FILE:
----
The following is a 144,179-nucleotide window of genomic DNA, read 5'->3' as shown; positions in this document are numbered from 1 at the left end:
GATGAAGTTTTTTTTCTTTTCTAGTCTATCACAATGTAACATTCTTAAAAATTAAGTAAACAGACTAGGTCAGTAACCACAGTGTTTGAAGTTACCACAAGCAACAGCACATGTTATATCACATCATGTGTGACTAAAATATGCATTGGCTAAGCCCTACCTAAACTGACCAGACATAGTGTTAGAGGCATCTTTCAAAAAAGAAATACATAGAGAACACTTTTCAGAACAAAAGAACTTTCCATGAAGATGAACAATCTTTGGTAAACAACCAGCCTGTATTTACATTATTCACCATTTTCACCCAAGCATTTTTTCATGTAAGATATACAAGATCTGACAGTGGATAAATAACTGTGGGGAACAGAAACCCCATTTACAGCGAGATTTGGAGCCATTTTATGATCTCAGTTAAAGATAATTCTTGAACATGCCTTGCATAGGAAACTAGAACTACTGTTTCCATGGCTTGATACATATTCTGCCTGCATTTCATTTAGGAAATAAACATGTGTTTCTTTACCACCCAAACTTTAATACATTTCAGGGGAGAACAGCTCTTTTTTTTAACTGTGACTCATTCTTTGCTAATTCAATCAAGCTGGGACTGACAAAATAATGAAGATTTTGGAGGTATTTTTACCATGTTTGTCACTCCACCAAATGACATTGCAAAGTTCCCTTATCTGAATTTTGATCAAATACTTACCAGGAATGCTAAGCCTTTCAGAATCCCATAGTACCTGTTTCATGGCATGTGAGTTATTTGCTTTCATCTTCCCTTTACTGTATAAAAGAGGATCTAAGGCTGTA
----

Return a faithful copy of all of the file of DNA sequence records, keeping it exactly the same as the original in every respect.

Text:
The following is a 144,179-nucleotide window of genomic DNA, read 5'->3' as shown; positions in this document are numbered from 1 at the left end:
GATGAAGTTTTTTTTCTTTTCTAGTCTATCACAATGTAACATTCTTAAAAATTAAGTAAACAGACTAGGTCAGTAACCACAGTGTTTGAAGTTACCACAAGCAACAGCACATGTTATATCACATCATGTGTGACTAAAATATGCATTGGCTAAGCCCTACCTAAACTGACCAGACATAGTGTTAGAGGCATCTTTCAAAAAAGAAATACATAGAGAACACTTTTCAGAACAAAAGAACTTTCCATGAAGATGAACAATCTTTGGTAAACAACCAGCCTGTATTTACATTATTCACCATTTTCACCCAAGCATTTTTTCATGTAAGATATACAAGATCTGACAGTGGATAAATAACTGTGGGGAACAGAAACCCCATTTACAGCGAGATTTGGAGCCATTTTATGATCTCAGTTAAAGATAATTCTTGAACATGCCTTGCATAGGAAACTAGAACTACTGTTTCCATGGCTTGATACATATTCTGCCTGCATTTCATTTAGGAAATAAACATGTGTTTCTTTACCACCCAAACTTTAATACATTTCAGGGGAGAACAGCTCTTTTTTTTAACTGTGACTCATTCTTTGCTAATTCAATCAAGCTGGGACTGACAAAATAATGAAGATTTTGGAGGTATTTTTACCATGTTTGTCACTCCACCAAATGACATTGCAAAGTTCCCTTATCTGAATTTTGATCAAATACTTACCAGGAATGCTAAGCCTTTCAGAATCCCATAGTACCTGTTTCATGGCATGTGAGTTATTTGCTTTCATCTTCCCTTTACTGTATAAAAGAGGATCTAAGGCTGTA